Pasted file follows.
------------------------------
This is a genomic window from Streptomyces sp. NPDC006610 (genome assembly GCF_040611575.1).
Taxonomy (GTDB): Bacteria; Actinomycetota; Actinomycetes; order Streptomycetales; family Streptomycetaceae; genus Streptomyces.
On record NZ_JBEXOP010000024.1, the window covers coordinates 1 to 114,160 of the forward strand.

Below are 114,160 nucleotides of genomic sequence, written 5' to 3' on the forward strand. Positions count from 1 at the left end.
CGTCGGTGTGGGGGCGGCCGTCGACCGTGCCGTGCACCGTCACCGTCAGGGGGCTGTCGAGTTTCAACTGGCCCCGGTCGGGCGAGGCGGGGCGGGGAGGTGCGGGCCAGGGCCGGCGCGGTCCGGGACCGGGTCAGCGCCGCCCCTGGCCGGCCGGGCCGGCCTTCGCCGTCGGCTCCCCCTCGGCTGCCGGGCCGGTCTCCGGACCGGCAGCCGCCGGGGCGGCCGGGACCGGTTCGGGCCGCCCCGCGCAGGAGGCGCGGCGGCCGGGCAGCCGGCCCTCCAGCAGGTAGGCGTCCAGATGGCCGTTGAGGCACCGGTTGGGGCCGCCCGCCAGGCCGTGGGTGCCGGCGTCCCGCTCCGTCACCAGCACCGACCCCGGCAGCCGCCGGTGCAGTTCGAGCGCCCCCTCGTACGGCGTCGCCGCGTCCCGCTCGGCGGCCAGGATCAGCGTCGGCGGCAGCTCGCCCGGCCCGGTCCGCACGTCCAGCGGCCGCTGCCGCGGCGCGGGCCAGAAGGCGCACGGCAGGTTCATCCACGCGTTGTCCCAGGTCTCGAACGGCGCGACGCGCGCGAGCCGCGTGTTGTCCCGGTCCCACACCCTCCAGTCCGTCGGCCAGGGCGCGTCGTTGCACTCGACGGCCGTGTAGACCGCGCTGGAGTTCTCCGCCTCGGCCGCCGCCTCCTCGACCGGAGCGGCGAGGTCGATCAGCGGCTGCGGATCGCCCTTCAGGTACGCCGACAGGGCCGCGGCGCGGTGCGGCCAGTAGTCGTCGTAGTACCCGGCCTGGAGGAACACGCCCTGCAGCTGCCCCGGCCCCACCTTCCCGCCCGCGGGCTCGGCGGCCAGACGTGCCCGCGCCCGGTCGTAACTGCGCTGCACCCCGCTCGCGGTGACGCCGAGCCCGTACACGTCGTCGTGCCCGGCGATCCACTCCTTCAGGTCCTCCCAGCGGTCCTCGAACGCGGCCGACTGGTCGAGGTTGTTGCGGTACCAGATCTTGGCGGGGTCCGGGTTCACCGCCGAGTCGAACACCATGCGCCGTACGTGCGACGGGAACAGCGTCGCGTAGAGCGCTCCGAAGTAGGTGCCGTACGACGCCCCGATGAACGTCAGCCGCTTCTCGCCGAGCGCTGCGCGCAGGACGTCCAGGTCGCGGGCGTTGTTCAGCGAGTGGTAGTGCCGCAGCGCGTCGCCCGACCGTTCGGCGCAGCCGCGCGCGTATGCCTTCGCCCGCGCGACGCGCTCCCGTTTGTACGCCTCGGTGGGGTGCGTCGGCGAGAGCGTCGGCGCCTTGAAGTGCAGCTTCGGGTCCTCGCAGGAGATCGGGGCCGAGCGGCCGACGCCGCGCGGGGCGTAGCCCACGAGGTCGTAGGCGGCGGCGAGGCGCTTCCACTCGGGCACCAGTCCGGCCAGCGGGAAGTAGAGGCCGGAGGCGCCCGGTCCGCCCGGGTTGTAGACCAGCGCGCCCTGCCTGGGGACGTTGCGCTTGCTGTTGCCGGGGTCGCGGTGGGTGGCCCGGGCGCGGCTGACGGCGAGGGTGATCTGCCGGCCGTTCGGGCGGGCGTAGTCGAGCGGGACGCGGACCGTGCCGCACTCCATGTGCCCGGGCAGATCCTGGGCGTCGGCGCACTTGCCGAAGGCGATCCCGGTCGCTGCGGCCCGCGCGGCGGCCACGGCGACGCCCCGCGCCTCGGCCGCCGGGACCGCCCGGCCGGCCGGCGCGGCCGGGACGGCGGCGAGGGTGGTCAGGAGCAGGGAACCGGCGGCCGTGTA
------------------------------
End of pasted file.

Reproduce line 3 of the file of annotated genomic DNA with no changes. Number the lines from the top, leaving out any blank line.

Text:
On record NZ_JBEXOP010000024.1, the window covers coordinates 1 to 114,160 of the forward strand.